The countdown to Cubberley Community Center's closure as Palo Alto's "de facto homeless shelter" officially began Monday night, when the City Council approved a package of reforms that include closing the sprawling facility at night and devoting resources to aiding the homelessness.
Acknowledging that this is just the beginning of a long and complex effort, the council voted 7-1 on Monday, with Councilwoman Karen Holman dissenting and Councilman Marc Berman absent, to keep Cubberley and other community centers closed between 10:30 p.m. and sunrise. The decision was prompted by years of complaints from residents of the adjacent Greenmeadow neighborhood about the sharp uptick in the homeless population.
Police have also reported a significant rise in crime, including recent incidents in which one homeless man challenged an officer to a fight and another in which a homeless woman was arrested for possession of methamphetamine with intent to sell.
The vote came after weeks of heated City Hall hearings, each of which attracted dozens of homeless advocates and Greenmeadow residents to the Council Chambers. While the meeting wasn't as heated or crowded as prior discussions, the council once again heard from both sides of the issue. Some, including homeless advocate Chuck Jagoda, characterized the council's actions as mean-spirited and unwarranted. There is nothing at Cubberley to be scared of, he said.
"I can't believe any of you were taught at home or in your religion education that meanness was the way to solve anything," Jagoda said. "That's what you're doing."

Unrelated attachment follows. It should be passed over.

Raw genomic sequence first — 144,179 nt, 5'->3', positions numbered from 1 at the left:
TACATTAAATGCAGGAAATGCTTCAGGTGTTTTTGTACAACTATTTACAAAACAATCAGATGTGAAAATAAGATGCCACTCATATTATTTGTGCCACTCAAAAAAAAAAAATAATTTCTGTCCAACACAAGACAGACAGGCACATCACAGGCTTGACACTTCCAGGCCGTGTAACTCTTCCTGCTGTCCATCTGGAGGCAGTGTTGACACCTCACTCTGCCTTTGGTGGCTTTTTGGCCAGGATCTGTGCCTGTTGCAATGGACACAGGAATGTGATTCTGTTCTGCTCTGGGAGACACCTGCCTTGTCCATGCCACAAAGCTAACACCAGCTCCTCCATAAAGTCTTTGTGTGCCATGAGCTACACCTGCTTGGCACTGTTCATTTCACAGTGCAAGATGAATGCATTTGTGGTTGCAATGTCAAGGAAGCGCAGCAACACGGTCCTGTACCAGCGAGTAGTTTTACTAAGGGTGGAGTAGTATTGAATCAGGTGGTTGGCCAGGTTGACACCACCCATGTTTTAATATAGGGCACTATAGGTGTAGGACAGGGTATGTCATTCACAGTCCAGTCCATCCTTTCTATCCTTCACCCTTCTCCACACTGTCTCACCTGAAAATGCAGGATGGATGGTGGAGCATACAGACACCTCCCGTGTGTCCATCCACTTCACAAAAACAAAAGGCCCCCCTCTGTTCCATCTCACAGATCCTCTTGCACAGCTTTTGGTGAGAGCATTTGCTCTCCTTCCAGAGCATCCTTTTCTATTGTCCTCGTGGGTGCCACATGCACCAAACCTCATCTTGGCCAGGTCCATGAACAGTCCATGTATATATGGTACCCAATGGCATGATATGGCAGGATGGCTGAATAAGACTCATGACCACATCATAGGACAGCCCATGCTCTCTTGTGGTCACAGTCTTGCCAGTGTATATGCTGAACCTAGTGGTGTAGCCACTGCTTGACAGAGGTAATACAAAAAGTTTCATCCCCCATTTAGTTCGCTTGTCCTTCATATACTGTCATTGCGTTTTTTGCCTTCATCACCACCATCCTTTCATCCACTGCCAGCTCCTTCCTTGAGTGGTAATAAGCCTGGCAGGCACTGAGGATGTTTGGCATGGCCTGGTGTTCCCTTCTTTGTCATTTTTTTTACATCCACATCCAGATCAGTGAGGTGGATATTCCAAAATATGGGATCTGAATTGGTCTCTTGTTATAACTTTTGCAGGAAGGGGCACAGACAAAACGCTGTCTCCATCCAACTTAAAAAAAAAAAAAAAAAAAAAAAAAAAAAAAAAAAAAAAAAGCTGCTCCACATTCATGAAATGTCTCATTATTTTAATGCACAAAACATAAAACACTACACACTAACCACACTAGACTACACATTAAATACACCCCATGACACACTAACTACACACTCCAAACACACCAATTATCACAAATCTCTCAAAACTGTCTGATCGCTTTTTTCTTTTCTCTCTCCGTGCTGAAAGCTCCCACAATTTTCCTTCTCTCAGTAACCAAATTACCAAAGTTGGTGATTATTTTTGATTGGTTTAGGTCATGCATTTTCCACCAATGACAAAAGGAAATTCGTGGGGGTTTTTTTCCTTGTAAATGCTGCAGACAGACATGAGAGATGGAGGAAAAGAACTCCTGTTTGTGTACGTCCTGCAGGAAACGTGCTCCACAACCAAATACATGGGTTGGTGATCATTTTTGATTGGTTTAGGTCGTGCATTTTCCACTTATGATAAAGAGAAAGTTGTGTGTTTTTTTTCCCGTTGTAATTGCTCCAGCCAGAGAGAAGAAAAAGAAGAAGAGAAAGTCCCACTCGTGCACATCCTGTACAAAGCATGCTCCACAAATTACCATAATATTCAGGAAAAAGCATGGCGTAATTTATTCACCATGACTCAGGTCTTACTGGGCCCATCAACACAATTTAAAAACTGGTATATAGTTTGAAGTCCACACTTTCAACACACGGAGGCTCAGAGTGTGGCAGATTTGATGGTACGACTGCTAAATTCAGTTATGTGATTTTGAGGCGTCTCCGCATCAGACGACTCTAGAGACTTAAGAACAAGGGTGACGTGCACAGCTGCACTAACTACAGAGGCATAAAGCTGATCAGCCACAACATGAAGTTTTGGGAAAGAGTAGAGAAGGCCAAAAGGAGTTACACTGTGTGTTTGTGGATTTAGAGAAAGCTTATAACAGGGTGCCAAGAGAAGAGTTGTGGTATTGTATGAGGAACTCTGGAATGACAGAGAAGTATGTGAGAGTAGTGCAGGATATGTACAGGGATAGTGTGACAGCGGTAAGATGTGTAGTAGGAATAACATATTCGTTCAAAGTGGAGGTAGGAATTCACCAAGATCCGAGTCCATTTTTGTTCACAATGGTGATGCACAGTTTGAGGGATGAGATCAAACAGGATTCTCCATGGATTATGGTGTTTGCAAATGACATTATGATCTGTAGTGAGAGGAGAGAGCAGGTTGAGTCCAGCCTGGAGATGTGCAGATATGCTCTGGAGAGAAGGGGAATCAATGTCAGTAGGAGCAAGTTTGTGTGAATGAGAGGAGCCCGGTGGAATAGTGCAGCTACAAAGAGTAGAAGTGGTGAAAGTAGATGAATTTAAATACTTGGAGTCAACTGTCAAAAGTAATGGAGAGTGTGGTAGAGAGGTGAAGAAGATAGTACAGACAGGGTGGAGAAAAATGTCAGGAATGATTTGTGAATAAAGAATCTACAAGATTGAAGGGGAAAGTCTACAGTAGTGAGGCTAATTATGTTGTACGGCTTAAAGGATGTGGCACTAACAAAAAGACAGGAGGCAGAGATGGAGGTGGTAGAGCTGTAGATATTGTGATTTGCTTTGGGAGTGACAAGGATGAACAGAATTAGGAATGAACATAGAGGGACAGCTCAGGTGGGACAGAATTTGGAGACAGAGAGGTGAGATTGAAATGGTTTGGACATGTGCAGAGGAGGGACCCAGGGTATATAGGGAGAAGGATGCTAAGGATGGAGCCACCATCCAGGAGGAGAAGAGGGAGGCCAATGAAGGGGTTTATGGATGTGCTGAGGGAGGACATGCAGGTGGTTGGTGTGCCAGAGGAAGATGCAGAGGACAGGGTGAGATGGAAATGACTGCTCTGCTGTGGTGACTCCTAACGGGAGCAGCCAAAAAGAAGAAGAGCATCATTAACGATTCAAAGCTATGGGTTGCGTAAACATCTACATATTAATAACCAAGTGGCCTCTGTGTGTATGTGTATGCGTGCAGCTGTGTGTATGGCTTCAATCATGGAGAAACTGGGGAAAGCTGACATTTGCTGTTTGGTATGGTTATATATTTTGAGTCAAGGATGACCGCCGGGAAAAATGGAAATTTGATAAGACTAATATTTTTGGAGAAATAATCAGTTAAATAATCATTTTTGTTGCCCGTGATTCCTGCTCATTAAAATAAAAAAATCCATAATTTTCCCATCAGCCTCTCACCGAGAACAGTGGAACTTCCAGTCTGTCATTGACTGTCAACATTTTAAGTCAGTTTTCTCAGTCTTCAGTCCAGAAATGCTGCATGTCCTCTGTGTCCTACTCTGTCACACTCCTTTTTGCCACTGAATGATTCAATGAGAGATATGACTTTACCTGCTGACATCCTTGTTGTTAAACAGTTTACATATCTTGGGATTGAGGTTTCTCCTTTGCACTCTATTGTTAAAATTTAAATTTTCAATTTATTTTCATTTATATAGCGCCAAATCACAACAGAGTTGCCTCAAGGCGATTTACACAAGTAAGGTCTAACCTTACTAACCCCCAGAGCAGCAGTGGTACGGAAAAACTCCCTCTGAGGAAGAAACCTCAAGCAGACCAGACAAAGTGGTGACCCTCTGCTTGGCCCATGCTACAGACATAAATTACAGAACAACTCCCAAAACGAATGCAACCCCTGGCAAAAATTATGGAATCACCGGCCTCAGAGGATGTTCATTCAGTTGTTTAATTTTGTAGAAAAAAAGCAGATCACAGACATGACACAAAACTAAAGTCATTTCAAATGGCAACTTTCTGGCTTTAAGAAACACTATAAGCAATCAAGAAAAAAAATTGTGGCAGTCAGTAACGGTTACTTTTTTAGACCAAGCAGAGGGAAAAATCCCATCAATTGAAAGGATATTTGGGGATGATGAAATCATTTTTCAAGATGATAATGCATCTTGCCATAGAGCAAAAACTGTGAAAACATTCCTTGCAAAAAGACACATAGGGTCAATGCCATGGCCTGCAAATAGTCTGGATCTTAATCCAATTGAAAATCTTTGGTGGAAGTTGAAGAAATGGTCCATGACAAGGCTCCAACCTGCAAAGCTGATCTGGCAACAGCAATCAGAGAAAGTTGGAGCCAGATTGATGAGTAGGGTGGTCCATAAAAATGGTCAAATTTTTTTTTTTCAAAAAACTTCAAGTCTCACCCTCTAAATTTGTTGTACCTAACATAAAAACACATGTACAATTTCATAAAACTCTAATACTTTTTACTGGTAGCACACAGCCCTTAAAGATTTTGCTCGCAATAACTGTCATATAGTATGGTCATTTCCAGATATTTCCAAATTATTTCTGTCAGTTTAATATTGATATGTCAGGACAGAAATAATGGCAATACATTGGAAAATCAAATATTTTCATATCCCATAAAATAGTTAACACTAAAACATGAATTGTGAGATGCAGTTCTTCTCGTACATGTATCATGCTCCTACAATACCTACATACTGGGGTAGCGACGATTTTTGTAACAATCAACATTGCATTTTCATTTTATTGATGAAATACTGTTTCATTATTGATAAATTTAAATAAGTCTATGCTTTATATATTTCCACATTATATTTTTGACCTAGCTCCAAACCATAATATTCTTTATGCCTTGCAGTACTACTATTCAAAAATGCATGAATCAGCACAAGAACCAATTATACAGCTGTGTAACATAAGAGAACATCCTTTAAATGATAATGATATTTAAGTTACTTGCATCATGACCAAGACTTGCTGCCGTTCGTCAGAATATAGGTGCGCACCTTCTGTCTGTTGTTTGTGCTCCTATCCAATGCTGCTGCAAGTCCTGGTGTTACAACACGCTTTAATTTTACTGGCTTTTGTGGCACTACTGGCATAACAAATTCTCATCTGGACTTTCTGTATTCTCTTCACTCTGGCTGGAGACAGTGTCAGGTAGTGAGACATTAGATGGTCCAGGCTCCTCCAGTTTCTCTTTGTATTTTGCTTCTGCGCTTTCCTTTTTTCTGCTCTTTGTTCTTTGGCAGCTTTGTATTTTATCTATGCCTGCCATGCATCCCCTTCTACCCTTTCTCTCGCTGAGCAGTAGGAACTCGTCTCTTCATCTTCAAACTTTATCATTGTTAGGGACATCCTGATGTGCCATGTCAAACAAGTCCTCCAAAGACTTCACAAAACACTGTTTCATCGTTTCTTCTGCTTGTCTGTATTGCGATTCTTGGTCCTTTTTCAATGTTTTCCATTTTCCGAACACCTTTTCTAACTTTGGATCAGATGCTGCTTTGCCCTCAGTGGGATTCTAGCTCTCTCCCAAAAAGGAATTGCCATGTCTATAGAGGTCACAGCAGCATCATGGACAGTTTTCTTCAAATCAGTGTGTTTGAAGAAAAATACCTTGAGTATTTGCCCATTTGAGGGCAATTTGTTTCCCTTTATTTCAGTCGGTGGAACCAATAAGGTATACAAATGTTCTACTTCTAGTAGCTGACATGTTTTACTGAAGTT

But residents argued that they have spent more than two years waiting patiently for the city to act, to little avail. Meanwhile, the homeless population at Cubberley has gone up, more than 20 people regularly camping out there. Rob De Geus, assistant director of the Community Services Department, provided a catalogue of Cubberley problems: fights between campers; people bathing and cooking in bathrooms; aggression toward Cubberley custodians; and syringes and personal items found throughout the campus.
Carolyn Dobrovich was one of several Greenmeadow residents to speak out in favor of new restrictions at Cubberley.
"In this case, I do not think more or better options will come about until you begin the process of returning Cubberley to its original use, as a community center and potential school," Dobrovich said.
Councilwoman Liz Kniss, who chairs the Policy and Services Committee, characterized the council's approach as an attempt to tackle both issues: the increased Cubberley activity and the broader and infinitely more complex issue of homelessness. The council's action devotes $150,000 for programs to assist the homeless. Staff and the city's partnering organizations from the nonprofit community will present a specific proposal for homeless assistance in October.
Another $100,000 would be provided for subsidized housing -- a sum that would be matched by Santa Clara County.
"We have not taken this lightly. We have taken this on I think with a determination and almost a ferocity that says, 'We will solve this problem,' " Kniss said. "We will be able to provide services to those people in the community who are so needy."